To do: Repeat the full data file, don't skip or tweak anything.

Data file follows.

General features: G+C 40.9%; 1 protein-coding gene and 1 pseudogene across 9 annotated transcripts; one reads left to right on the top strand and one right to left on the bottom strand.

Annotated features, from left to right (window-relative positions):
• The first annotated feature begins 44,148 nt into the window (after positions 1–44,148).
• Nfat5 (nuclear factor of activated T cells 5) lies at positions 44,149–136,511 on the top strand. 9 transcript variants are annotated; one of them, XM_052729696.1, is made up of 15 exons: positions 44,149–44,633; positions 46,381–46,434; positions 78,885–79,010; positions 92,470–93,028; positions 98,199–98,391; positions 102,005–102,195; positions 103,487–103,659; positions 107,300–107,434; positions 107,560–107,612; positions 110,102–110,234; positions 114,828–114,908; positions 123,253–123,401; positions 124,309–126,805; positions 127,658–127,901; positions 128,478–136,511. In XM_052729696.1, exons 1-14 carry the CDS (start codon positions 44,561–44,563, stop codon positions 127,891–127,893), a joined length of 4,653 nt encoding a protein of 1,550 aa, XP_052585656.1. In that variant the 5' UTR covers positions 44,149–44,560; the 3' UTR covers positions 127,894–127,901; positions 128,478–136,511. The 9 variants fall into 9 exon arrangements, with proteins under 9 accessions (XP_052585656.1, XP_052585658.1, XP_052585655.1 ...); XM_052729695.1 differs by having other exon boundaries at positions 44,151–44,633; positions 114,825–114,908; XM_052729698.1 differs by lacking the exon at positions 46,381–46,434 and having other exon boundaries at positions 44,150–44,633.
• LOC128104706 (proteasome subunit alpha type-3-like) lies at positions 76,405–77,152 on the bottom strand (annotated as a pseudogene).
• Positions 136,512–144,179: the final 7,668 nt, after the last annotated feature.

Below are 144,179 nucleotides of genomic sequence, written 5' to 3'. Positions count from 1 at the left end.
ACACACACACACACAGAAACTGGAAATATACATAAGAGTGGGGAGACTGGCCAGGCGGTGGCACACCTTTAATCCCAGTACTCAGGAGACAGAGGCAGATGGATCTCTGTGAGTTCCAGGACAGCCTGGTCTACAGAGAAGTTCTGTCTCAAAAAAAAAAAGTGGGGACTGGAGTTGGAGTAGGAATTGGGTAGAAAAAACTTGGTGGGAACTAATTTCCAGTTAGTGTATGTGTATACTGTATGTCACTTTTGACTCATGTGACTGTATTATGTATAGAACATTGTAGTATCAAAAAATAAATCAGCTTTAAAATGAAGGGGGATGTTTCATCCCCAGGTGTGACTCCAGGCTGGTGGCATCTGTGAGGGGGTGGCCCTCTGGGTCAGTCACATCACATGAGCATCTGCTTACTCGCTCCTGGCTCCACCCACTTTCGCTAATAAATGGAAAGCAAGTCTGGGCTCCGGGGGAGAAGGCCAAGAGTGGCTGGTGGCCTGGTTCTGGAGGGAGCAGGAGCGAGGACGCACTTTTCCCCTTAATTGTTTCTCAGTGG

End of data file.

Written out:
General features: G+C 40.9%; 1 protein-coding gene and 1 pseudogene across 9 annotated transcripts; one reads left to right on the top strand and one right to left on the bottom strand.

Annotated features, from left to right (window-relative positions):
• The first annotated feature begins 44,148 nt into the window (after positions 1–44,148).
• Nfat5 (nuclear factor of activated T cells 5) lies at positions 44,149–136,511 on the top strand. 9 transcript variants are annotated; one of them, XM_052729696.1, is made up of 15 exons: positions 44,149–44,633; positions 46,381–46,434; positions 78,885–79,010; positions 92,470–93,028; positions 98,199–98,391; positions 102,005–102,195; positions 103,487–103,659; positions 107,300–107,434; positions 107,560–107,612; positions 110,102–110,234; positions 114,828–114,908; positions 123,253–123,401; positions 124,309–126,805; positions 127,658–127,901; positions 128,478–136,511. In XM_052729696.1, exons 1-14 carry the CDS (start codon positions 44,561–44,563, stop codon positions 127,891–127,893), a joined length of 4,653 nt encoding a protein of 1,550 aa, XP_052585656.1. In that variant the 5' UTR covers positions 44,149–44,560; the 3' UTR covers positions 127,894–127,901; positions 128,478–136,511. The 9 variants fall into 9 exon arrangements, with proteins under 9 accessions (XP_052585656.1, XP_052585658.1, XP_052585655.1 ...); XM_052729695.1 differs by having other exon boundaries at positions 44,151–44,633; positions 114,825–114,908; XM_052729698.1 differs by lacking the exon at positions 46,381–46,434 and having other exon boundaries at positions 44,150–44,633.
• LOC128104706 (proteasome subunit alpha type-3-like) lies at positions 76,405–77,152 on the bottom strand (annotated as a pseudogene).
• Positions 136,512–144,179: the final 7,668 nt, after the last annotated feature.

Below are 144,179 nucleotides of genomic sequence, written 5' to 3'. Positions count from 1 at the left end.
ACACACACACACACAGAAACTGGAAATATACATAAGAGTGGGGAGACTGGCCAGGCGGTGGCACACCTTTAATCCCAGTACTCAGGAGACAGAGGCAGATGGATCTCTGTGAGTTCCAGGACAGCCTGGTCTACAGAGAAGTTCTGTCTCAAAAAAAAAAAGTGGGGACTGGAGTTGGAGTAGGAATTGGGTAGAAAAAACTTGGTGGGAACTAATTTCCAGTTAGTGTATGTGTATACTGTATGTCACTTTTGACTCATGTGACTGTATTATGTATAGAACATTGTAGTATCAAAAAATAAATCAGCTTTAAAATGAAGGGGGATGTTTCATCCCCAGGTGTGACTCCAGGCTGGTGGCATCTGTGAGGGGGTGGCCCTCTGGGTCAGTCACATCACATGAGCATCTGCTTACTCGCTCCTGGCTCCACCCACTTTCGCTAATAAATGGAAAGCAAGTCTGGGCTCCGGGGGAGAAGGCCAAGAGTGGCTGGTGGCCTGGTTCTGGAGGGAGCAGGAGCGAGGACGCACTTTTCCCCTTAATTGTTTCTCAGTGG